Braves mired in politics over name and traditions
On September 26, the Baseball World Series Champions for the 2021 season - the Atlanta Braves were invited to the White House for an audience with President Joe Biden to recognize the Georgia team's achievements.
In his speech to the team, President Biden joked about his own narrow victory over Donald Trump in the state of Georgia:
“People counted you out. Heck, I know something about being counted out. And I know in Georgia, you show up when it counts.”
Not all about celebrations
While it was a good day for the Braves, having their victory honored by the president, it didn't go entirely smoothly.
On the same day, during a press conference Biden's Press Secretary - Karine Jean-Pierre - responded to a question on the topic of whether the team's name should be changed to bring it more in line with modern standards and to avoid causing offence to some Americans.
The suggestion was that it is outdated and disrespectful to Native Americans and indigenous peoples of the United States to continue to use the name 'Braves' and associated traditions including the 'Tomahawk chop' gesture favored by Braves fans.
Time for a "conversation"
Responding to the question over whether it was time for the team's name and traditions to be changed, Jean-Pierre had this to say:
"We believe that it's important to have this conversation, and Native American and indigenous voices should be at the center of this conversation."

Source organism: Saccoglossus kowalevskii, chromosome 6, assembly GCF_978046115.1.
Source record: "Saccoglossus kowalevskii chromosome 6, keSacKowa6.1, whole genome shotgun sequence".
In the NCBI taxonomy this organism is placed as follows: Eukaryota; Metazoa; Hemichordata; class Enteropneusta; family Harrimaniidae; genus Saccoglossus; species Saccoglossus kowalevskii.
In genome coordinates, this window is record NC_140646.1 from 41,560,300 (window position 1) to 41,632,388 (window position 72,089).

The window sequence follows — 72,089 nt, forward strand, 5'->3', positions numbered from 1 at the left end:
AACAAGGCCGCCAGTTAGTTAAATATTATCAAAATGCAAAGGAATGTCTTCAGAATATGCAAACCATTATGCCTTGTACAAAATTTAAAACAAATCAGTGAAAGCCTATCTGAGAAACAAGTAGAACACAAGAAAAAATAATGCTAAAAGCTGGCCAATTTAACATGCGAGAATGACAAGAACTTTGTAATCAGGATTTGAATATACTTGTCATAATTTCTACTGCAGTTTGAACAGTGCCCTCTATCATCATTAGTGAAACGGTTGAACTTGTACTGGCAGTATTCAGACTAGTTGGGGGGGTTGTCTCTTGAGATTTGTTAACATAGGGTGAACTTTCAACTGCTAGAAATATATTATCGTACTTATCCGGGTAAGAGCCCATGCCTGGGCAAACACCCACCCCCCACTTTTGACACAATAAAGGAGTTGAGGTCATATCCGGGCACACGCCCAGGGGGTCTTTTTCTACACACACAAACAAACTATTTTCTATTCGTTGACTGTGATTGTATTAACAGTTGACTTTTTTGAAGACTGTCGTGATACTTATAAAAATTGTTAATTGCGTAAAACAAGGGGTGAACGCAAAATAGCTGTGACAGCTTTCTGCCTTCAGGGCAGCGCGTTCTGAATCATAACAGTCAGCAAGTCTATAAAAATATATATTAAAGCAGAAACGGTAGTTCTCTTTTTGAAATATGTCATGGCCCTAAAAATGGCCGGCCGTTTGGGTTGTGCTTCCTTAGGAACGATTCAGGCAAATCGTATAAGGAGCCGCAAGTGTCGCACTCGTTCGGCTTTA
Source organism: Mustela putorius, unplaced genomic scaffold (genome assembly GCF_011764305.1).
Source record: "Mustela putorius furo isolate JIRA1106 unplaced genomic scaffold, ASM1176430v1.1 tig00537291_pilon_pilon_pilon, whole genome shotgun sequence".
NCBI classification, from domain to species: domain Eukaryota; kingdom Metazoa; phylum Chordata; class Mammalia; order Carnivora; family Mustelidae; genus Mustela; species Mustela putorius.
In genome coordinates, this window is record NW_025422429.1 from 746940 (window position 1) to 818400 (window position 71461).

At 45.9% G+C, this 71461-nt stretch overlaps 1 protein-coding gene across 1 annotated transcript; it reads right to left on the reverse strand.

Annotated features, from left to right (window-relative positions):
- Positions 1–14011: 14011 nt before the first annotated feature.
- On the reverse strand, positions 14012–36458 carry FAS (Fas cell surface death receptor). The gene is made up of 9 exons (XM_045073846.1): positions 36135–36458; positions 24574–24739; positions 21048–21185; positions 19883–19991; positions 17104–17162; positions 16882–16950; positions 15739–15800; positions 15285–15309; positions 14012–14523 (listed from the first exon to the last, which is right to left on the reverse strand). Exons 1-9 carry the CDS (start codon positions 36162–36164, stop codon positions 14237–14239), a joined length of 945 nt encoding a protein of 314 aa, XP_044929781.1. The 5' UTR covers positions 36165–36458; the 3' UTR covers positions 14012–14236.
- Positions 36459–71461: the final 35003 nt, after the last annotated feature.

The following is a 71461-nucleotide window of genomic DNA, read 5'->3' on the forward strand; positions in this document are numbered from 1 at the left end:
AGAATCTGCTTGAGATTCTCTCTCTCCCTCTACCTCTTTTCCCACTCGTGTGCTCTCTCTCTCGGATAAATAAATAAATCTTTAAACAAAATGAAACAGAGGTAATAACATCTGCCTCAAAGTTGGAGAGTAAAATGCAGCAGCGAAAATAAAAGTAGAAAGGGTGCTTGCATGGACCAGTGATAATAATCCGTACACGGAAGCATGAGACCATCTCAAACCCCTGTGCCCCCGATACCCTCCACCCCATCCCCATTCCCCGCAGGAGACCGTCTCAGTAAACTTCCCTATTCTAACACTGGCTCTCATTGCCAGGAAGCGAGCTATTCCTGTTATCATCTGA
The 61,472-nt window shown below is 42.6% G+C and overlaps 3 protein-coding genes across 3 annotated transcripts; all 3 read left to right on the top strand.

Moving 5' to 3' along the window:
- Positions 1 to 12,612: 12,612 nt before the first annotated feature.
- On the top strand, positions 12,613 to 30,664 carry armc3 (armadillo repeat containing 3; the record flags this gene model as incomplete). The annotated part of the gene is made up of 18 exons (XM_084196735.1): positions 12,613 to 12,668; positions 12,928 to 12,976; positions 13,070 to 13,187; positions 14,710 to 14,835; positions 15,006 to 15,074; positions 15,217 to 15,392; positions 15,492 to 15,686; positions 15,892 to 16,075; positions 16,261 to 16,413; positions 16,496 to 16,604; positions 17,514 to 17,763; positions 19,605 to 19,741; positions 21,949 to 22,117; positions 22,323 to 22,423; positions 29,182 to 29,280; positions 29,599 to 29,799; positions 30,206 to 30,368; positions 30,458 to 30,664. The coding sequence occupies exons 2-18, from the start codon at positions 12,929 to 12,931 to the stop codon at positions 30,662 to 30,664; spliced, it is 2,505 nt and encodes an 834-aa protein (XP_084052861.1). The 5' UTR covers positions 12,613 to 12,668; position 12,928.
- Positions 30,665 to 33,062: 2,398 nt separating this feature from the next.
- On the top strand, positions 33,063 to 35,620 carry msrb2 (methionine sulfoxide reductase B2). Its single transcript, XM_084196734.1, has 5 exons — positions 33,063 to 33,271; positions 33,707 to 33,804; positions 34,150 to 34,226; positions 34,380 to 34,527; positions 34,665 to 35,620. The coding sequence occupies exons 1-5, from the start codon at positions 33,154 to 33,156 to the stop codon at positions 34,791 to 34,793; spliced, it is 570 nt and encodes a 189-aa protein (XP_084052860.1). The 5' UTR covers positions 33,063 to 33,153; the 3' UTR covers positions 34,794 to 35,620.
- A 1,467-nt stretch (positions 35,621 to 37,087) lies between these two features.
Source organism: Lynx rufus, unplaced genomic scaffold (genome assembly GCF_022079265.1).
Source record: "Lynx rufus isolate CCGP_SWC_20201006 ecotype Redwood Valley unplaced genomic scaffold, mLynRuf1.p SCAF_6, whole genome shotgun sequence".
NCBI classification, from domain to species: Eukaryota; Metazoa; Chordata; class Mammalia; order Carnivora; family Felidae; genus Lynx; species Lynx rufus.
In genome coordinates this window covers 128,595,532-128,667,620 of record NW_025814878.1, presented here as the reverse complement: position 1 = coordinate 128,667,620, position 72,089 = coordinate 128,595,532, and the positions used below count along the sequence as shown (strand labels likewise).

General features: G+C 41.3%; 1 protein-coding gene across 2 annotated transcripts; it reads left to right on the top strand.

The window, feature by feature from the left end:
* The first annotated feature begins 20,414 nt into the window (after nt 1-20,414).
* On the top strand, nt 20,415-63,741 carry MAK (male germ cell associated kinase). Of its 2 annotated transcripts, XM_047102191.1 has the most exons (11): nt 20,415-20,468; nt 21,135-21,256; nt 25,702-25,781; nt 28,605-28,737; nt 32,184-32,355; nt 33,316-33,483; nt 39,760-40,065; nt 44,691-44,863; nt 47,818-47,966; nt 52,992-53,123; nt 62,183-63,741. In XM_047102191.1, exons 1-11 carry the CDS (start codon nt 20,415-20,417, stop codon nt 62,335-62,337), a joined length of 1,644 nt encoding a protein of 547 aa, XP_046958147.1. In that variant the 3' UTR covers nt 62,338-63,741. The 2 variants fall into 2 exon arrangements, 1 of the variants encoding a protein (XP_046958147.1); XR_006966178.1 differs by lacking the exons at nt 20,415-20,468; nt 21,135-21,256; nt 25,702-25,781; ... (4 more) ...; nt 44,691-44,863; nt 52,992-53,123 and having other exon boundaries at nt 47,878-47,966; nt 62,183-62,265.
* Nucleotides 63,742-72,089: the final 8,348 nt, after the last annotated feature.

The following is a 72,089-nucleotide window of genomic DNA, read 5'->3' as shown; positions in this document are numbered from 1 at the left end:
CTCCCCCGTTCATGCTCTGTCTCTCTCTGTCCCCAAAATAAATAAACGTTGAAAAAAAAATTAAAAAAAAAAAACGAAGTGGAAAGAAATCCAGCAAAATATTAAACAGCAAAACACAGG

While there have been suggestions that to continue to use the name 'Braves' and to culturally appropriate symbols of Native American life - such as through the 'tomahawk chop' gesture - is offensive, it would seem that many Georgians believe that the club, its names and traditions are long-held and worth clinging onto.
Georgia's Governor Brian Kemp shared his views on Twitter, via his personal account:
Other teams have adapted
Cleveland Indians - another team whose name and logo drew on Native American history - carried that name from 1914 until the start of 2022 when they were renamed the Cleveland Guardians. The Braves have carried their name since 1912.
Both the Braves and the Indians have been pressured in the past to change their names - in 1995 a protest was held by various Native American groups who staged a rally outside the stadium, urging the teams to change their ways. Clearly it wasn't to be however, at that point anyway.
Whether the 'conversation' that the White House mentioned on September 26 amounts to anything, remains to be seen. It would seem that there could be objections from both Governor Kemp and from Braves fans too. Time will tell.
Do you think that the Atlanta Braves should be pressured to change their name to avoid causing offence? Do you believe that the name is outdated, or should its heritage be preserved, regardless of whether any group takes offence? Let me know your thoughts in the comments section below.